DEATH The fear of the dead amongst tribal societies is well established. Persons who had ministered to the dead were taboo and required observe various rituals including seclusion for varying periods of time. In some societies from South America to Australia it is taboo for certain persons to utter the name of the dead. Widows and widowers are expected to observe rituals in respect for the dead.

Widows in the Highlands of New Guinea around Goroka chop of one of their own fingers. The dead continue their existence as spirits and upsetting them can bring dire consequences.

Wahl, C in “The fear of death”, 1959 noted that the fear of death occurs as early as the 3rd year of life. When a child loses a pet or grandparent fears reside in the unspoken questions: Did I cause it? Will happen to you (parent) soon? Will this happen to me? The child in such situations needs to re-assure that the departure is not a censure, and that the parent is not likely to depart soon. Love, grief, guilt, anger are a mix of conflicting emotions that are experienced.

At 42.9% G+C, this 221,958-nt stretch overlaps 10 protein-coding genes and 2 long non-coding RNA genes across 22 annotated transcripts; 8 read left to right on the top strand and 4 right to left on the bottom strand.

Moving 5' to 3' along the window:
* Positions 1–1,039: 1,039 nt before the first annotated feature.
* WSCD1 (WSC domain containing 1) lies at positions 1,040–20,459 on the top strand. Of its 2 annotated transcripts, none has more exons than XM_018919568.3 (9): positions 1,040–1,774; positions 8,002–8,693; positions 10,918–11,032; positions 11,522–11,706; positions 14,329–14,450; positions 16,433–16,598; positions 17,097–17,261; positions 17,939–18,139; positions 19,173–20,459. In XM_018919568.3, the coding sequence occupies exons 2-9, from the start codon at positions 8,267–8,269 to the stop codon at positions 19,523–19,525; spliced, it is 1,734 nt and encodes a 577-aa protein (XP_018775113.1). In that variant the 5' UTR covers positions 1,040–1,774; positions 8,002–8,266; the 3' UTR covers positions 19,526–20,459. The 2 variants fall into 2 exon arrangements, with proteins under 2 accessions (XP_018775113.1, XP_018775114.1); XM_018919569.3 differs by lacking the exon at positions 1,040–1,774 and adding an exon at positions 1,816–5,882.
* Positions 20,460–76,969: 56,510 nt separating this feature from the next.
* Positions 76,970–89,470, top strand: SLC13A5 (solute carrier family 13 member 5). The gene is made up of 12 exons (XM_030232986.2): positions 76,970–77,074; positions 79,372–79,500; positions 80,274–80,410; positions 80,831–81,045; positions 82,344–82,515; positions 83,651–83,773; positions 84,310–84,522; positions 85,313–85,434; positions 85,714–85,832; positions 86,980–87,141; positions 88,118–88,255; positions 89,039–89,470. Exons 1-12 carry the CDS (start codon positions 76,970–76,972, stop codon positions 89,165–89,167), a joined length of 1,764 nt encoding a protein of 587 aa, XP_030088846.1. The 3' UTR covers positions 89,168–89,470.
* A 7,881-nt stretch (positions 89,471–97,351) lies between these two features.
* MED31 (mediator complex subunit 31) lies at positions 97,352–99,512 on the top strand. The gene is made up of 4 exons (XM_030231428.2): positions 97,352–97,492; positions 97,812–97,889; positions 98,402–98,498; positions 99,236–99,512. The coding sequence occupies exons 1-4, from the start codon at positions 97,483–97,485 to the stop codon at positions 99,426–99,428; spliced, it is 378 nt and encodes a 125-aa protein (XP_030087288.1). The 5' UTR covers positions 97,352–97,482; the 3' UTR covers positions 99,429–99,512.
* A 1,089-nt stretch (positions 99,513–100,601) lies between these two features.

CONTEMPORARY ATTITUDES TO DEATH

Our culture places high value on youth, beauty, high status occupations, social class and anticipated future activities and achievement. Aging and dying are denied and avoided in this system. The death of each person reminds us of our own mortality.

The death of the elderly is less disturbing to members of Western society because the aged are not especially valued. Surveys have established that nurses for example attach more importance to saving a young life than an old life. In Western society there is a pattern of avoiding dealing with the aged and dying aged patient.